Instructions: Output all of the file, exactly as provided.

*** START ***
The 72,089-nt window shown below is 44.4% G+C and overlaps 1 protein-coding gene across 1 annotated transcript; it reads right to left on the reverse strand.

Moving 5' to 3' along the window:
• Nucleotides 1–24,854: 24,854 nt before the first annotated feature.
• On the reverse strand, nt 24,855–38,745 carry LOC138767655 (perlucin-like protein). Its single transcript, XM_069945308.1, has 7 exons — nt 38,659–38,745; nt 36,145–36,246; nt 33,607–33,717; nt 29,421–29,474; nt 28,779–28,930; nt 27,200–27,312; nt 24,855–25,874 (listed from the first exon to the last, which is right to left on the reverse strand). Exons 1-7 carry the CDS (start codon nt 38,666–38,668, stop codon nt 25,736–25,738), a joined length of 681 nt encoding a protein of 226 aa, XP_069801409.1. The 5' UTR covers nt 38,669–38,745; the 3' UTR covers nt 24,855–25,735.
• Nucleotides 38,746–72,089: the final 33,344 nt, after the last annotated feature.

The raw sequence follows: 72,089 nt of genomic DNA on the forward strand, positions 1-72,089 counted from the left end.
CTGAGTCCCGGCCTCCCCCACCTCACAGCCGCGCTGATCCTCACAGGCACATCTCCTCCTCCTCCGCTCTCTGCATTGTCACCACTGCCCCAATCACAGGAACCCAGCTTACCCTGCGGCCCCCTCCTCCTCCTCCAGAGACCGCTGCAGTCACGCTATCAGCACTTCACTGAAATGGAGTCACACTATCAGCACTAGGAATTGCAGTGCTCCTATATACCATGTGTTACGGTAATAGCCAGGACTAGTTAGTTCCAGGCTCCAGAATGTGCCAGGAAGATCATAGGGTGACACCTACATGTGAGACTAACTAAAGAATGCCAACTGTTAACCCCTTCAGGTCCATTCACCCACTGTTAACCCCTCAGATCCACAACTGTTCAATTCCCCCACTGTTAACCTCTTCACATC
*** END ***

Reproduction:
The 72,089-nt window shown below is 44.4% G+C and overlaps 1 protein-coding gene across 1 annotated transcript; it reads right to left on the reverse strand.

Moving 5' to 3' along the window:
• Nucleotides 1–24,854: 24,854 nt before the first annotated feature.
• On the reverse strand, nt 24,855–38,745 carry LOC138767655 (perlucin-like protein). Its single transcript, XM_069945308.1, has 7 exons — nt 38,659–38,745; nt 36,145–36,246; nt 33,607–33,717; nt 29,421–29,474; nt 28,779–28,930; nt 27,200–27,312; nt 24,855–25,874 (listed from the first exon to the last, which is right to left on the reverse strand). Exons 1-7 carry the CDS (start codon nt 38,666–38,668, stop codon nt 25,736–25,738), a joined length of 681 nt encoding a protein of 226 aa, XP_069801409.1. The 5' UTR covers nt 38,669–38,745; the 3' UTR covers nt 24,855–25,735.
• Nucleotides 38,746–72,089: the final 33,344 nt, after the last annotated feature.

The raw sequence follows: 72,089 nt of genomic DNA on the forward strand, positions 1-72,089 counted from the left end.
CTGAGTCCCGGCCTCCCCCACCTCACAGCCGCGCTGATCCTCACAGGCACATCTCCTCCTCCTCCGCTCTCTGCATTGTCACCACTGCCCCAATCACAGGAACCCAGCTTACCCTGCGGCCCCCTCCTCCTCCTCCAGAGACCGCTGCAGTCACGCTATCAGCACTTCACTGAAATGGAGTCACACTATCAGCACTAGGAATTGCAGTGCTCCTATATACCATGTGTTACGGTAATAGCCAGGACTAGTTAGTTCCAGGCTCCAGAATGTGCCAGGAAGATCATAGGGTGACACCTACATGTGAGACTAACTAAAGAATGCCAACTGTTAACCCCTTCAGGTCCATTCACCCACTGTTAACCCCTCAGATCCACAACTGTTCAATTCCCCCACTGTTAACCTCTTCACATC